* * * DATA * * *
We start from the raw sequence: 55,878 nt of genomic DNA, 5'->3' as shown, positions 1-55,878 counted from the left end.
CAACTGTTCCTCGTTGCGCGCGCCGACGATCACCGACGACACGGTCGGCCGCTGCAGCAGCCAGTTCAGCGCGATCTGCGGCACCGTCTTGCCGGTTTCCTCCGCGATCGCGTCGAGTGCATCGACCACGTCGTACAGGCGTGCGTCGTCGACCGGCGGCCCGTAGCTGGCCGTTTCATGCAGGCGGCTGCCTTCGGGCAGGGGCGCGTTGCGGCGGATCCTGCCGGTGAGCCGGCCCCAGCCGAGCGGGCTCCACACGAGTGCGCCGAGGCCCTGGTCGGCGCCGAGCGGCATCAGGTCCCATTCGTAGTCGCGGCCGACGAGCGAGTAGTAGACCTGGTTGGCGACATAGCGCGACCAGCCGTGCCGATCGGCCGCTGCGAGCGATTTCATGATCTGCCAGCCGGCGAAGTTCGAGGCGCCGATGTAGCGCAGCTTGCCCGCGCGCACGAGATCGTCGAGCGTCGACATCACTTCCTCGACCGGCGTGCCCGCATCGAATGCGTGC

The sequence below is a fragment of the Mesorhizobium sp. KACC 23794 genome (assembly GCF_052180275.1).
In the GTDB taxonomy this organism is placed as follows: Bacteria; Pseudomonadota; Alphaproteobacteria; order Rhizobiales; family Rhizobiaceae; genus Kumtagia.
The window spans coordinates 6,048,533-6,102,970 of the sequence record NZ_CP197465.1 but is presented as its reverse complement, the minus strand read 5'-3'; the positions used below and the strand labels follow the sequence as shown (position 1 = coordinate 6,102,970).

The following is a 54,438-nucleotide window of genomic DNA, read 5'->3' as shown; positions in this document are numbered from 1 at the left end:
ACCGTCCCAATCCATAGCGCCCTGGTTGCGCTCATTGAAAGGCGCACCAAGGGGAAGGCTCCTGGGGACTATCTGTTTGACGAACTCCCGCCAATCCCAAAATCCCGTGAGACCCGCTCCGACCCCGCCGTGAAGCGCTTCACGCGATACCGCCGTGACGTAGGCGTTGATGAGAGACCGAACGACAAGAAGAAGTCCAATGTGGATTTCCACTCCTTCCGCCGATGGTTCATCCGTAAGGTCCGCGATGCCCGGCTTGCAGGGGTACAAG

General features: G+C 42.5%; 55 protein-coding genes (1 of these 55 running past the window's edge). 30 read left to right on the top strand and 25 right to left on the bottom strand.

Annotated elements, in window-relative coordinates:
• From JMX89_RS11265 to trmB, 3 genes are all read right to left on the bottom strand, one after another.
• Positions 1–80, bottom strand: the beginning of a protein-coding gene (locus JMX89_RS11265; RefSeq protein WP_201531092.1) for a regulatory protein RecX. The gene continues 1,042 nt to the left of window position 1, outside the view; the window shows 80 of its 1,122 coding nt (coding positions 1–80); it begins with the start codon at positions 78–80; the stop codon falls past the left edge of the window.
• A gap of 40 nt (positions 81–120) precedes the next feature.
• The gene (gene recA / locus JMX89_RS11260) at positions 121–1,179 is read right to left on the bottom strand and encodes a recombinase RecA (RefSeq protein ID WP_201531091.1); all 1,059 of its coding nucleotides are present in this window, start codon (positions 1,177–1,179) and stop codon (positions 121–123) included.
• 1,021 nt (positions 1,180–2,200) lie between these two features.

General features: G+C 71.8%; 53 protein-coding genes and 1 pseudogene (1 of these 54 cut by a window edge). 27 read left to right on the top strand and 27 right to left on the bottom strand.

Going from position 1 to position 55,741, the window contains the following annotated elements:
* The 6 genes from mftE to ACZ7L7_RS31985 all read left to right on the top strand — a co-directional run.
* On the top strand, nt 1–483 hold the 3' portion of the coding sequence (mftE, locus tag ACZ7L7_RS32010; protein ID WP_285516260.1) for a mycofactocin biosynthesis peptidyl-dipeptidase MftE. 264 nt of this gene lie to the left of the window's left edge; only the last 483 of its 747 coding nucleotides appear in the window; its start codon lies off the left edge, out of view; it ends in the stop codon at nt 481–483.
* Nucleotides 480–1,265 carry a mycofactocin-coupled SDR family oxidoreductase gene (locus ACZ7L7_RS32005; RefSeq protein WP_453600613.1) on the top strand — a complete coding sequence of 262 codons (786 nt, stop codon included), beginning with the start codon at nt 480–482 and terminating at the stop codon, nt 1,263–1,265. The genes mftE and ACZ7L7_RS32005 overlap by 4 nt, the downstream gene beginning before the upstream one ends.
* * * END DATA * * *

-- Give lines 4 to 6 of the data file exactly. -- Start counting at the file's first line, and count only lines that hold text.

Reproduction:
In the GTDB taxonomy this organism is placed as follows: Bacteria; Pseudomonadota; Alphaproteobacteria; order Rhizobiales; family Rhizobiaceae; genus Kumtagia.
The window spans coordinates 6,048,533-6,102,970 of the sequence record NZ_CP197465.1 but is presented as its reverse complement, the minus strand read 5'-3'; the positions used below and the strand labels follow the sequence as shown (position 1 = coordinate 6,102,970).

The following is a 54,438-nucleotide window of genomic DNA, read 5'->3' as shown; positions in this document are numbered from 1 at the left end: